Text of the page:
The Cost of Household Services, Alberta, 2006: A Survey

by Christopher Bruce and Amelia Lamb

This article first appeared in the summer 2006 issue of the Expert Witness.

In 1997 and 1999, Economica conducted surveys of the cost of obtaining household services. At that time, we found that housecleaners in Calgary and Edmonton charged approximately $13.50 per hour; and that handymen charged approximately $24.00 per hour.

Since that time, we have estimated the current costs of household services by increasing the 1999 estimates by the intervening rate of wage inflation in Alberta. This implies, for example, that our estimate of the cost of housecleaners was approximately $16.00 per hour in 2005.

Increasingly, however, we have become aware that our estimates differ from the rates that prevail in Alberta, particularly in Calgary and Edmonton. The informal evidence available to us suggests, for example, that most housecleaners charge significantly more than $20 per hour.

For this reason, in late 2005 and early 2006 we conducted a new survey of household costs. In this survey, we obtained housecleaning, handyman, landscaping and snow removal, child care, and home care/meal preparation rates from a large sample of agencies and individuals in both Calgary and Edmonton, and housecleaning rates for smaller samples in Lethbridge, Grande Prairie, and Red Deer. We report the results of that survey in this article.


Using newspapers and the Yellow Pages, we identified thirteen individuals or agencies in Calgary and ten in Edmonton that provide housecleaning services. We asked each of them to provide their hourly rate to clean a 1,600 square foot, two-story house (assuming there were not pets and that the cleaner would not be responsible for the basement). In Calgary, the average rate was $28.00 per hour ($26.22 if the top two rates are excluded), with a range from $21.25 to $38.00. As can be seen in Table 1, the most common rates (from seven agencies) were in the range of $24.00 to $27.50 per hour. Two of the thirteen rates were from individuals, who quoted $22.50 and $24.00 per hour, respectively.

In Edmonton, the average rate was slightly lower, at $26.10 per hour ($24.77 without the top rate); and the most common rates (from six agencies) ranged from $22.00 to $25.00 per hour. (See Table 1.)

Table 1

We were less successful at obtaining quotes in the other regions, obtaining only three in Lethbridge, two in Red Deer, and one in Grande Prairie. In those cities, the average hourly rates were: Lethbridge, $17.00; Red Deer, $21.00; and Grande Prairie, $22.50.

With the sole exception of the $17.00 figure for Lethbridge, it is seen that all of these figures significantly exceed the $16.00 rate that we estimated by increasing the 1999 rate by the average rate of wage inflation in Alberta.

We suspect that there are two reasons for the deviation of our predicted estimates from the actual figures, as indicated by the survey. First, it may be that the wages of individual housecleaners have been rising more quickly than the average. Second, anecdotal evidence suggests that the housecleaning sector has increasingly become dominated by professional agencies, whose hourly rates exceed the wages they pay to their employees, (in many cases by a significant margin).

This raises an important question: if employees are being paid, say, $14 to $17 per hour, and agencies are charging $25 to $35 per hour, why don’t individual cleaners leave their current positions and set up in competition with their former employers? Why doesn’t a worker who has been earning $15 per hour advertise his or her services at $20 to $30 per hour?

We suspect that the answer to this question derives from three factors. First, many cleaner-employees may lack the business skills to allow them to establish their own companies. These individuals may prefer to work for a company that offers them guaranteed hours and wages, as low as those wages may be, rather than take the risks of setting up their own firms.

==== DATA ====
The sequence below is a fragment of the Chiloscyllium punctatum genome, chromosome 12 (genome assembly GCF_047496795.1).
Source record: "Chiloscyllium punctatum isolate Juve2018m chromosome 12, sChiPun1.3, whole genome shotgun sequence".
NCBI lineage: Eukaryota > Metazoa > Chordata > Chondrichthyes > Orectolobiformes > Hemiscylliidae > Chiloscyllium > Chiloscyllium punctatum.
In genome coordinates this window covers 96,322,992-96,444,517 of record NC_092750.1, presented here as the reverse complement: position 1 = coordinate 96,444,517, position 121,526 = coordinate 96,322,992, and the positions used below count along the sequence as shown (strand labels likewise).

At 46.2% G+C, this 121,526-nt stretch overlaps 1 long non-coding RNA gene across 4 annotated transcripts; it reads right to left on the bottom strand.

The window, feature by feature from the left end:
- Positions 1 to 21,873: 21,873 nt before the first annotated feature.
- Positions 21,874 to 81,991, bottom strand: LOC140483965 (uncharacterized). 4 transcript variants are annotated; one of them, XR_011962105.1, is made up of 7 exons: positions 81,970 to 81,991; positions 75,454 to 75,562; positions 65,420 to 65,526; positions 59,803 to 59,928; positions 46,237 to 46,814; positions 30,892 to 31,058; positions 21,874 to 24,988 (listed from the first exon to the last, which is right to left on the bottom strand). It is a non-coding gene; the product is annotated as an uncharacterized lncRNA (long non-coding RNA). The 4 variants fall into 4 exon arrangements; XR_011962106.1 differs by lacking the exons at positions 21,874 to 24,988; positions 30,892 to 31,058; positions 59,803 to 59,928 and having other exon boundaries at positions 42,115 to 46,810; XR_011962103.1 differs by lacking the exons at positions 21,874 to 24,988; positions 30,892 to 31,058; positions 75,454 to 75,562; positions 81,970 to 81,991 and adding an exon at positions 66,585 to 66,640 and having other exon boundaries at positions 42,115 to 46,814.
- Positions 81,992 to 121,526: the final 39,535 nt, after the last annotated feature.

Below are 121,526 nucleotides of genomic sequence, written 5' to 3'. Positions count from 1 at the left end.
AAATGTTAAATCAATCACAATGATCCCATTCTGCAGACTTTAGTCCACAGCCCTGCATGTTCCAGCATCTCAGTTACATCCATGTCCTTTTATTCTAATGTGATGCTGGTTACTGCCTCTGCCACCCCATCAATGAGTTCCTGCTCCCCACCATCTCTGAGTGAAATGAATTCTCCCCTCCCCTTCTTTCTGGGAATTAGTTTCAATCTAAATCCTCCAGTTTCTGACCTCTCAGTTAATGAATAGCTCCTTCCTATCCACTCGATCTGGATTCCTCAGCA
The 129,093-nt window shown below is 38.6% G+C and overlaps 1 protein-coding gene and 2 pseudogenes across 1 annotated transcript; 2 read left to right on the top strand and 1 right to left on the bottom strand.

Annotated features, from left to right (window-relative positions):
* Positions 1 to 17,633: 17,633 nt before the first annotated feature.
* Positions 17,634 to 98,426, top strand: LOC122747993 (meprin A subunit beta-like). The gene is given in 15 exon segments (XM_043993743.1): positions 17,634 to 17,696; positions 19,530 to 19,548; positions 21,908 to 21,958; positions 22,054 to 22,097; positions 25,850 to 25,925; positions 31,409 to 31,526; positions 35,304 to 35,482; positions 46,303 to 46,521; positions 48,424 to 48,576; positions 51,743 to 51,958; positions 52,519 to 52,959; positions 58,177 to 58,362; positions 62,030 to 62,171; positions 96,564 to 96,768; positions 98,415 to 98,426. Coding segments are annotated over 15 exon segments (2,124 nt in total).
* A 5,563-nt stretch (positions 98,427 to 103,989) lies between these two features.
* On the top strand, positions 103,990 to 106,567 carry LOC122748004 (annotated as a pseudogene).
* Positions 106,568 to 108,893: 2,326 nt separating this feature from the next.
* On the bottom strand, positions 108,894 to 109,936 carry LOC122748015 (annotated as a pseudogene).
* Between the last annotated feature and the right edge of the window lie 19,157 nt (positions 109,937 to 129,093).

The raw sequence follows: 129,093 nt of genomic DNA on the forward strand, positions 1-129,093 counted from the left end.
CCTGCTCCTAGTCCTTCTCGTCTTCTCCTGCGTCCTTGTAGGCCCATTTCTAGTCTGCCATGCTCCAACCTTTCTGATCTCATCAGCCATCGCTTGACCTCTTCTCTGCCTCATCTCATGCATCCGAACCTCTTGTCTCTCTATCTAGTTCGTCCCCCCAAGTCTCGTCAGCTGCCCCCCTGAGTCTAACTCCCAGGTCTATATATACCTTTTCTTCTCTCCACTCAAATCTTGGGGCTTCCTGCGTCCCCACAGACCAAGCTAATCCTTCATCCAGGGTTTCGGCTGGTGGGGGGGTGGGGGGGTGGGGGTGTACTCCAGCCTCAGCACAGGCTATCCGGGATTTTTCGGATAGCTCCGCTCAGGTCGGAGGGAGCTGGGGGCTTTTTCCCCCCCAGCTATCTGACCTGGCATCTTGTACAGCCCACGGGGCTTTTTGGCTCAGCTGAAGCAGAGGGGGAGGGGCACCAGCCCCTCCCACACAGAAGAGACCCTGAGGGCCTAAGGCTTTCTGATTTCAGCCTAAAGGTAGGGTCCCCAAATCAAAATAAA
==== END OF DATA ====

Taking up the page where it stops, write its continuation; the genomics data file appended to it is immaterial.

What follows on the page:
Second, commercial firms often incur costs – for example, for cleaning supplies, advertising, insurance, transportation, administration, and employee bonding – in excess of the wages they pay to their employees. Individuals who established their own businesses would have to bear these costs themselves.

Finally, commercial firms may be better able than individual cleaners to develop reputations for reliable service. If a cleaner is sick or otherwise unable to work, a firm can often replace that individual with another employee; whereas if self-employed individuals are unable to meet their commitments, their jobs go undone. Customers may be willing to pay a premium for the more reliable service.

Regardless of the answer to this question, however, the fact is that it would be very difficult to hire a reliable housecleaner in Calgary or Edmonton for less than $20 per hour – and the expected cost is closer to $26 to $28 per hour.


We obtained the names of handyman services in Calgary and Edmonton from newspapers and the internet. In each case, we asked agencies to quote for the hourly rate to either paint an interior room or repair a deck. The results are reported in Table 2. With the exception of one “outlier,” a $15.00 per hour rate quoted by a non-bonded, uninsured, non-professional student company, the rates in both cities fell consistently in the $30.00 to $40.00 per hour range, with an average of approximately $33.00 per hour in both cities.

Table 2

Landscaping and snow removal

Landscaping and snow removal firms were identified online or from the Yellow Pages. In the case of landscaping, firms were asked for their hourly rates to mow lawns and conduct yard clean-up. The four firms we identified in Edmonton had slightly higher hourly rates, approximately $38.00 per hour, than did the seven firms surveyed in Calgary, where the average was approximately $33.00 per hour. (See Table 3.) It is possible that the difference between the two cities arose simply from the small sample size in Edmonton.

Table 3

Child care

There are two primary methods of providing (commercial) child care: nannies, who come in to the home, and day care. We obtained information about nanny services online and from the newspapers; information about daycare services was obtained from the Yellow Pages.

In Table 4, we provide information about “live-in” and “live-out” nannies in Calgary. Unlike Tables 1-3, we do not present information about individual rates, as we collected 30 observations. Rather, we report the number of observations in each of a number of ranges.